Creature Feature: The Bald Eagle!
If you've ever seen a bald eagle, you'll have probably noticed something a little bit strange - they aren't bald! This is because the name actually comes from an old English word, "balde", meaning white.
Bald Eagles are found in North America, and have been the national symbol of the United States since 1782. But did you know that these beautiful birds were once on the brink of extinction because of hunting and pollution? Luckily, laws created almost 50 years ago have helped protect them, and they've made a comeback. Yeah!
One of the most awesome sights in nature is a bald eagle swooping down from the sky to grab a fish. They can soar over a 3,048m high (that's over nine times the height of the Eiffel tower!), and their great eyesight lets them see fish up to 1.6km away. When they attack, they drop down, glide just above the water, snag a fish with their feet, and fly off to eat it.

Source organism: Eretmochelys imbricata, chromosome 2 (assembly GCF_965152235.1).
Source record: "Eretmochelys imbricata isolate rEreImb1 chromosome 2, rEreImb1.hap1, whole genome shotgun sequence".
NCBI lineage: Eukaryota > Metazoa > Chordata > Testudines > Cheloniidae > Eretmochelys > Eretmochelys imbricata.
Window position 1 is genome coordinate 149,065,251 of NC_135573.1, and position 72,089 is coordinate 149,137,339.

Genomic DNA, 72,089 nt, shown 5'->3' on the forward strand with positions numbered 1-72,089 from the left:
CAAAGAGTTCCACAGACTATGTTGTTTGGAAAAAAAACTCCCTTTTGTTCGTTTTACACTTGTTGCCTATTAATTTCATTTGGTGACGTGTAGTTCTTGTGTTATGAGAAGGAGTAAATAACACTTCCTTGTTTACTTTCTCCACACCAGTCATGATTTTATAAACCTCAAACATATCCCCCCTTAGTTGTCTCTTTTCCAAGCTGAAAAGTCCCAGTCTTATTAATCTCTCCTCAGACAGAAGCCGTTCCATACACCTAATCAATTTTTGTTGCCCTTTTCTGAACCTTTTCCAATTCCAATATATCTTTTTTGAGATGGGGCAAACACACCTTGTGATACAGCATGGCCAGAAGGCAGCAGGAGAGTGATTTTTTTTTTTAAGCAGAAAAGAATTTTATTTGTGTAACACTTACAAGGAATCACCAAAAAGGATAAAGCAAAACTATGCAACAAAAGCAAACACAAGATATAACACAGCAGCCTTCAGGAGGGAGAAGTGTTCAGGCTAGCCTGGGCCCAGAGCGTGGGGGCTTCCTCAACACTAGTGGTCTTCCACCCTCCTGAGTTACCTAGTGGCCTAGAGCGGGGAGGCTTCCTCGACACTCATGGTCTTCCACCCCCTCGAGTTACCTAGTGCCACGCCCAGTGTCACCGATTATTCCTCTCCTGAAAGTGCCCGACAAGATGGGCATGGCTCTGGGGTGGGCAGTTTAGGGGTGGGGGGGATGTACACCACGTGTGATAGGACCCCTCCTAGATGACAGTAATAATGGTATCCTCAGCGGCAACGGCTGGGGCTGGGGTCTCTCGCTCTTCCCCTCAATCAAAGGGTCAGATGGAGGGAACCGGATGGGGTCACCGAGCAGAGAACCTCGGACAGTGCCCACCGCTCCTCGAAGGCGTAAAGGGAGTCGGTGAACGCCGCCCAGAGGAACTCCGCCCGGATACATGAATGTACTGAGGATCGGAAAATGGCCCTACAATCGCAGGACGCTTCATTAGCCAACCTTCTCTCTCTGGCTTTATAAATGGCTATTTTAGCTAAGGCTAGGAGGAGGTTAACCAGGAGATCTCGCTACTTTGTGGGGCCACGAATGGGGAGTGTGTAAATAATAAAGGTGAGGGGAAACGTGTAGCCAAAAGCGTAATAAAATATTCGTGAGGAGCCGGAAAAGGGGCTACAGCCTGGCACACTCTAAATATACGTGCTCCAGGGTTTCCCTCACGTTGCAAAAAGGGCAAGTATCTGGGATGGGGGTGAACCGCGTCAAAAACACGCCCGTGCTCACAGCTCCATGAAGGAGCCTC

Babies, called eaglets, are born light grey then turn brown as they get older. When they are four to five years old, they develop their normal white heads and tails.
Eagle nests are called aeries. Bald eagles build their nests at the very top of tall trees so the eggs will be safe. Some parents come back year after year to the same nest, adding more sticks, twigs and grass each time.
- These carnivorous birds can only lift about half their body weight. If they catch a fish that weighs more than that, they might hang onto it with their claws and "swim" to shore using their huge wings.
- The average female bald eagle has a wingspan of 1.8m to 2.4m, and weighs 4kg.
- In the wild, bald eagles can live up to 35 years old.
- Female bald eagles are larger than males. Their bodies can grow up to 1m long, and their wingspan can be up to 2.4m across (that's about the distance from the floor to the ceiling!).
Adapted from text by Scot Hoffman.
Images: Getty Images UK.